Why specializing can get you more clients

This past weekend, I was in Santiago de Chile at a vegetable market.  There were about 20 vendors and they were all selling the same produce: corn, tomatoes, carrots, zucchini, etc.  All the vendors looked the same to me. Not only did they all sell the same stuff, they all used the same kind of signs to display their prices (yes, their prices were all the same too).  As I walked along their stands, they all claimed to have the freshest and best produce – at the best price.


When every vendor looks the same and carries the same products as everyone else, how can one choose whom to buy veggies from?

In the same way that I had trouble selecting one vendor to buy from, your potential clients might be having trouble selecting you over your competition.

One solution to help you stand out is to specialize
When you specialize, you focus on one (and only one) element and go deep into it. This element must be specific and tangible. None of that “freshest and best”: everybody can claim those subjective measures, plus, they are not immediately obvious to the client.

A specific and tangible element would be one kind of product, or one way of solving a problem, or even one kind of client.

But, what exactly do you gain by specializing?

Specializing helps you to stand out, to be different than the rest of your competitors
Being different makes it easier to explain to potential clients why they should choose you over someone else.  Specializing helps you to be remembered, and to be respected as an authority who knows a lot about that specialty.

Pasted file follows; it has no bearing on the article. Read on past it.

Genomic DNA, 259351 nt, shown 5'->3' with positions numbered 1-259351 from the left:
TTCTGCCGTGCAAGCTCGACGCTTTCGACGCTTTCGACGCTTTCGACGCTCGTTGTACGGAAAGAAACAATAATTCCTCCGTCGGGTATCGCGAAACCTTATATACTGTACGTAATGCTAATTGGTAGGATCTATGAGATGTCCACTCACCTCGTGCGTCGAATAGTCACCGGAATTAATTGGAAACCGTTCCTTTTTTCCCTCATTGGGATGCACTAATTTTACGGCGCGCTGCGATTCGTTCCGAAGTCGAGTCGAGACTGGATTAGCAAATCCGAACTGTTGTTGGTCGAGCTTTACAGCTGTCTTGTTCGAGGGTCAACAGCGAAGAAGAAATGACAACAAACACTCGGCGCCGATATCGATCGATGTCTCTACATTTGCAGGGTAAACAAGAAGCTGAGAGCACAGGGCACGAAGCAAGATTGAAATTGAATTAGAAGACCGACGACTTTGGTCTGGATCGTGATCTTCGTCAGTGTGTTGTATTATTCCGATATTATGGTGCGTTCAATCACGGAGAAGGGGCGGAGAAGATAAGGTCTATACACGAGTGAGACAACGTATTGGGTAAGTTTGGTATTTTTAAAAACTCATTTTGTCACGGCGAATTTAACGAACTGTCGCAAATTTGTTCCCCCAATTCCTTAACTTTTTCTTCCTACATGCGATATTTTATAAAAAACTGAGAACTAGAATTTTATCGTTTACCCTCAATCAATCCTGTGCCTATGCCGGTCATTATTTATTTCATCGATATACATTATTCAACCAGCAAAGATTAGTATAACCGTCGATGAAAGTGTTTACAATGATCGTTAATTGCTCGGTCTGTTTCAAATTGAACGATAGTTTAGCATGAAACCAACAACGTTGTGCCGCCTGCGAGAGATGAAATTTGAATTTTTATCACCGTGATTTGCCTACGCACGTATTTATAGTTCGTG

Some agents have said to me that specializing sounds like the right thing to do – in theory.  But it’s hard to know where to start. So, where do you start to specialize?

To be a specialist, you can start by selecting something specific and tangible to specialize in
Notice that the key word is “selecting”.  Just pick something.   Once you pick, then work hard on going deep into that subject.  If you choose to go deep into a kind of product, then learn everything you can about it.  If you choose to go deep into a type of client that you want to help, then learn as much as possible about what that client needs.

You will find that, once you start learning the subject of your specialty in great depth, you’ll be an expert and you will be able to explain to potential clients why your approach is different.   And it will be obvious and clear to them that you are, indeed, different and memorable.

Once you have chosen to specialize, don’t forget to tell the world about it
Tell the world over, and over and over. Very soon, your potential clients will think of you when they need someone like you.

Let’s see how to specialize using the example of the veggie market:

“The Carrot Guy” Example
During my trip to the market, if I had been planning on buying carrots, and I were to find a vendor who specialized in carrots,  I would be instantly attracted to him.

Let’s call this fictitious vendor “The Carrot Guy”.

The Carrot Guy specializes in selling (you guessed it!):  carrots.

Yup, he sells the same kind of carrots as every other vendor in the market.

But what makes The Carrot Guy a carrot specialist is that he can tell you which kinds of carrots are best for eating raw, which are best for baking carrot bread, and which are best for stir-frying.

He also sells baby carrots, albino carrots and purple carrots.  He can tell you which are sweeter and which are juicier.  He also sells carrot recipe books, carrot peelers, carrot julienners.  He even sells freshly baked carrot bread and freshly made carrot juice.